Also to those saying PnP are taking on a risk and will “loose their btc when the market dips” actually have no idea how BTC payment gateway’s work. Bitpay for example will convert the BTC in fiat instantaneously and every day deposit fiat into your account. The merchant saves on the transaction and hopefully gives their customers some of that value back. PnP is taking no risk and neither is any company who is supporting BTC for payments. Thousands of merchants in South Africa already accept bitcoin through payfast, who are a well known payment gateway which takes many forms of payment methods including bitcoin, again, no risk to the thousands of companies that use payfast.

    But hey, what do I know, I’ve only made a killing in fiat and continue to hold a significant amount of crypto because I understood the implication of this technology and invested early and keep advocating it’s use. I use crypto all over the world with BTC debits cards, buy ALL my mobile airtime with Bitcoin from the Luno App (free airtime for life at this point), use bitcoin and other crypto’s to buy stuff from Amazon and safely store all of it in highly secure offline hardware wallets.

    Bitcoin and crypto currencies are here to stay, might as well buy a tiny bit, even R1000 rand is better than waking up in 5 years and go, oh s#!7, the rand is worthless, and one Bitcoin is R200 000

  • Bill Hicks

    and the price has recovered already. So if you sold high and bought in the dip, the tech people are smiling

  • Goverment ATM

    I agree with you about being careful to not out all your eggs in one basket.
    That is sound advise regarding any financial decision. Like you said 90% of money is just in a box. In the old days there were value behind currencies like gold and silver, unfortunately that is not the case anymore, governments just print or create new money with no value backing it up, and this is where the problem with traditional fiat currencies lie. The problem with bitcoin is that we have to compare it to fiat currencies to give it some sort of “value” and financial institute’s and government’s want to box it in the traditional way we think about money. Cryptocurrencies are the new “money” and unfortunately we don’t understand its value yet. I agree with you that bitcoin will lose value, but it will gain value again as well as o normal fiat currencies. I’m not an expert at all but I’m also not ignorant in my cryptocurrency investments. I was one of the lucky ones that bought bitcoins for under $10. I did not understand what the value was but I knew that a “currency” that was not linked to the financial crisis and not regulated by banks or government’s must be a good thing. I don’t think that bitcoin is in a bubble as what was commonly talked about, even if bitcoins price drop against fiat currencies, it is not losing its value, because its value is not what we understand in traditional money sense. I believe its value has more to do with anonymity, security and other factors, rather than value in the traditional sense like gold or silver reserves backing up fiat value. In 2011 or 2012 I cant remember exactly bitcoin was at $31 dollars, and dropped to around $2, there was also talk about a bubble then, and if you did not panic then, and invested in more bitcoin then the rest is history. Value is what people are prepared to pay for, and there will only be a limited amount of bitcoin, nobody can create more coins. This is just my humble opinion, I keep my bitcoins as I believe that its value will keep on growing.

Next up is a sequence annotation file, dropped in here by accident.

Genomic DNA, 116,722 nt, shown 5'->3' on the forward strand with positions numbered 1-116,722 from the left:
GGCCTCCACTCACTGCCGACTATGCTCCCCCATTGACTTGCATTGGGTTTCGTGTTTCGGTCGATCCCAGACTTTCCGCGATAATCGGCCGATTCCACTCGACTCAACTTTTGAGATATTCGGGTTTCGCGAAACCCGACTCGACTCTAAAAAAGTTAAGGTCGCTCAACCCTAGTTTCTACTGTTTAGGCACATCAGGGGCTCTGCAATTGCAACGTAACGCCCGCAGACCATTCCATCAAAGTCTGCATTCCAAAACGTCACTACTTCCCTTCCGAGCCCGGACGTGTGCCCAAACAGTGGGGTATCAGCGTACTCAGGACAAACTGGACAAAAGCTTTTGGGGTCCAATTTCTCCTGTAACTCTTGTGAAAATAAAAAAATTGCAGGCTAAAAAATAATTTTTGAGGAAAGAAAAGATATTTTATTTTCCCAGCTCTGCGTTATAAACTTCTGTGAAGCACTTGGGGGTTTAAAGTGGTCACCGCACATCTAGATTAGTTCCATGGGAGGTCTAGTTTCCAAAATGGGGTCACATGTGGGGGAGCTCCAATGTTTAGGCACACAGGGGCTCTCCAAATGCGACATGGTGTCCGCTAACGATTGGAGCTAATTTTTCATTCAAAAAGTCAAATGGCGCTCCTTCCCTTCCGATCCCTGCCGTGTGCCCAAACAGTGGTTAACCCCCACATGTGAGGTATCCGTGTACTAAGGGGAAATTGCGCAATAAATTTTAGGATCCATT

• SpeakingTruth

    So who determines the Rand value of your bitcoins when making the transaction? So if these currencies are accepted then why not USD or other foreign currencies.

    One issue is the lack of accountability of these cryptocurrencies. Most ransomware demands payment to bitcoin etc and many criminal organisations are using them as there are no controls and trackability. So I guess our Tenderpreneurs and other government criminals will start taking their bribes etc in bitcoin.

  • SpeakingTruth

    I still believe it is nothing more than an elaborate ponzi scheme. Only Ponzi schemes have returns like 400%. I cannot wait to say “I told you so” when the bubble bursts and people are out of all their ill gotten gains.

  • SpeakingTruth